Health-specific incubators and accelerators have been expanding and proliferating for the past two years, and they seem to be making an impact — Rock Health, for instance, recently announced that their average startup is valued at $5.2 million. But do these relatively new, health-focused accelerators have staying power? That’s the question a new report from the California Healthcare Foundation seeks to answer.
In “Greenhouse Effect: How Accelerators Are Seeding Digital Health Innovation”, author Aaron Apodaca talked to various experts about the unique challenges for health accelerators. For one thing, traditional technology accelerators rely to some extent on the occasional blockbuster startup exiting through a major IPO. There are very few examples of that happening in health IT, so incubators need to be more selective, the report suggests, and bank on a majority of the supported companies doing well.
Another consideration, Apodaca writes, is that many — though not all — of the startups running through incubators now are direct to consumer health services of some kind, whether apps, devices or online services. But experts interviewed in the report, like HealthTech Capital founder Anne DeGheest, said many investors still consider that to be an unproven, untested market vector.
Companies might have needs beyond business mentorship that incubators don’t meet, Apodaca suggests, like getting companies in real world contact with their customers. Additionally, incubators can attract entrepreneurs with great product ideas that don’t necessarily translate to good business ideas — and might be better off seeking to sell their idea to an existing company.
Finally, Apodaca suggests that the unique nature of the healthcare field could mean that startups need more time and capital than they do in mainstream incubators like Y Combinator. He points to the trend of companies hopping from one accelerator to another in the health space as evidence that they are not getting longterm enough guidance.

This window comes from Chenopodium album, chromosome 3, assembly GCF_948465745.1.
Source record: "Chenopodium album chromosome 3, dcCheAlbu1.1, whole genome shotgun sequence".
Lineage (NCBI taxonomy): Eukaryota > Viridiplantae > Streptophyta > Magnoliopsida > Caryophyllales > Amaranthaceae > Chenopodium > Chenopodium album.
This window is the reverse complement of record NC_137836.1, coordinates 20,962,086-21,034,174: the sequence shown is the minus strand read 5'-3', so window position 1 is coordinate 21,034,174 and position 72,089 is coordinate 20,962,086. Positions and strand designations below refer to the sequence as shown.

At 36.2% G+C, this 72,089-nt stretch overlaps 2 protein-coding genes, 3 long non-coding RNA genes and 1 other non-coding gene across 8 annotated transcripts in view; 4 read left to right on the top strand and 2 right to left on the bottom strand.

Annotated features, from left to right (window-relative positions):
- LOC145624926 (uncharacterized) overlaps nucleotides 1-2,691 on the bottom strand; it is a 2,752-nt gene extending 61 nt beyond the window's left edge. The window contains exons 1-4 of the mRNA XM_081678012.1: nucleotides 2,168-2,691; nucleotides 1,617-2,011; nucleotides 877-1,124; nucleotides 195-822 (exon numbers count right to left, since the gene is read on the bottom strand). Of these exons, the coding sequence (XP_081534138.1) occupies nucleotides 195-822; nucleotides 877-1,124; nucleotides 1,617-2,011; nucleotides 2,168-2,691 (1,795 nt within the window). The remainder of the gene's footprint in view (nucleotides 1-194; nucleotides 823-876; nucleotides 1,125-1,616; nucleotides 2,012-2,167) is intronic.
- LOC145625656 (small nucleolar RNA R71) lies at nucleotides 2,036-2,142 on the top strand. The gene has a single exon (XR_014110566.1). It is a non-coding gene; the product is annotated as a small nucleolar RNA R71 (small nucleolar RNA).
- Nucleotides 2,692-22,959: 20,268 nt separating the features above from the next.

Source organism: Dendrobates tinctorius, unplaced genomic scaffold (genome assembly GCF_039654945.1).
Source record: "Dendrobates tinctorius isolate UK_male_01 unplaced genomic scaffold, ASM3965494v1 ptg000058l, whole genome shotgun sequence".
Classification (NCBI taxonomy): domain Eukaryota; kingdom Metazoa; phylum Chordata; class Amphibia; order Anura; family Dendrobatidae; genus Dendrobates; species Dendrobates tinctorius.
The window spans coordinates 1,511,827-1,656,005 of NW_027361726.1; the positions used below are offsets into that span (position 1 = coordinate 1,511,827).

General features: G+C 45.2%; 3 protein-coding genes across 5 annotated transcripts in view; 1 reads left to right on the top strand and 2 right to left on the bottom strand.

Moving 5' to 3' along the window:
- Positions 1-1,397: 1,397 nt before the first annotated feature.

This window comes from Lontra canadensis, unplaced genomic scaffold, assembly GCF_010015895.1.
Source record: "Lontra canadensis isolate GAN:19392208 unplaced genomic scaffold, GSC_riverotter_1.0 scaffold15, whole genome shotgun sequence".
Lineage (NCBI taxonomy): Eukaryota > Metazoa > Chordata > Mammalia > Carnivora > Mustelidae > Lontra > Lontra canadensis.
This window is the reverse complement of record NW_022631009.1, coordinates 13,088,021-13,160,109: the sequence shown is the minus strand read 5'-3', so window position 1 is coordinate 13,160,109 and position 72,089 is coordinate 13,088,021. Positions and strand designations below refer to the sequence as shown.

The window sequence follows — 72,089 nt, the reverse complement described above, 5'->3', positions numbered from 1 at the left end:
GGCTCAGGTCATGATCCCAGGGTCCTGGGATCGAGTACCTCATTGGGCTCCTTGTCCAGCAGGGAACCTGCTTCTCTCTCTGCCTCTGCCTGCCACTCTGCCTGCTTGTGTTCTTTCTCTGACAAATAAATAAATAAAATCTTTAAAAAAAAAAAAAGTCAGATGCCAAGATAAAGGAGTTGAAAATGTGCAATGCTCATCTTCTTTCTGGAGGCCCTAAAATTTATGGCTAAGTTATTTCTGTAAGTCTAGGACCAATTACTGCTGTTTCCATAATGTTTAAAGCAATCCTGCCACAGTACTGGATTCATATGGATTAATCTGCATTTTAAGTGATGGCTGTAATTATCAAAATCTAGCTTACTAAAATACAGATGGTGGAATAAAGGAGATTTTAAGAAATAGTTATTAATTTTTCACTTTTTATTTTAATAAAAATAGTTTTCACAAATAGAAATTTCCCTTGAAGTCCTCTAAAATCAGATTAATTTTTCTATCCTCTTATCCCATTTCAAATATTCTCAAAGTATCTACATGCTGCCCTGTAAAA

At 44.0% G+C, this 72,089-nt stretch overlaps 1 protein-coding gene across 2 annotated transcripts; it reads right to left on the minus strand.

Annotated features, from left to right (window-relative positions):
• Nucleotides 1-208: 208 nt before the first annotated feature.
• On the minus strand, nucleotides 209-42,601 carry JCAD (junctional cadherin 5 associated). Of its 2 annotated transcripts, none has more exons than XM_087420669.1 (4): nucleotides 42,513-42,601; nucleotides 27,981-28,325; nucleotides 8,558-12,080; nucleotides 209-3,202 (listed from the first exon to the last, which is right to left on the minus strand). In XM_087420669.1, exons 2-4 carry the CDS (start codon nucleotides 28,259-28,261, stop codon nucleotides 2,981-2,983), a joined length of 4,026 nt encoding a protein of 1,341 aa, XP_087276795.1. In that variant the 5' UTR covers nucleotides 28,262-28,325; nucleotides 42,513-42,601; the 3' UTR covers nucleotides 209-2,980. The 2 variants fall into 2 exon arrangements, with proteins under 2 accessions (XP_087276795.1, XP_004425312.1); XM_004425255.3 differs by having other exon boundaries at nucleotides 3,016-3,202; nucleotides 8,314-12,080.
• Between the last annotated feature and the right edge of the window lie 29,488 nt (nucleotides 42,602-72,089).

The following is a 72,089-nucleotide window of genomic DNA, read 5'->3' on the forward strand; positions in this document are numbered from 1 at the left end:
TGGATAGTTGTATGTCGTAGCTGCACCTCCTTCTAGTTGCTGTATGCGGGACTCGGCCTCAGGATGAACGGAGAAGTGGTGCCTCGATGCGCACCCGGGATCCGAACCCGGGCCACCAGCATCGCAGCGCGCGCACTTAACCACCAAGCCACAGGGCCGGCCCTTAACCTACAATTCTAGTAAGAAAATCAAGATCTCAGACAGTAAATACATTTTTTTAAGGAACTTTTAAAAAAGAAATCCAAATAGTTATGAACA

The report goes on to indicate that so far, the incubators seem to be doing well, based on valuations, profitability, and additional funding raises so far for various companies. The experts he spoke to also weighed in on how health tech incubators can maximize their chances of success: Apodaca lays out 12 bullet points of advice for incubators, broken down by which sector the advisor comes from.
The report concludes with a prediction that the incubator scene will continue to grow: Apodaca predicts that by the end of 2013, there will be hundreds of incubator graduates and more than 20 programs worldwide. He predicts a rise in strategic partnerships like StartUp Health’s recent collaboration with GE Healthcare, and finally that the trend of companies going through multiple accelerators will continue, not just because more time and capital is needed to develop a health company, but also because the incubators will become more specialized, each offering different opportunities for growth.
Apodaca’s advice for incubators is to bring in health experts, be willing to confront difficult questions about profitability and marketability, focus on creating market synergies, define clear endpoints for businesses, and meet companies where they are, customizing programs for different stages of company development.
MobiHealthNews also looked at health accelerators as one of our top trends of 2012 in our Q4 2012/Year-end State of the Industry Report.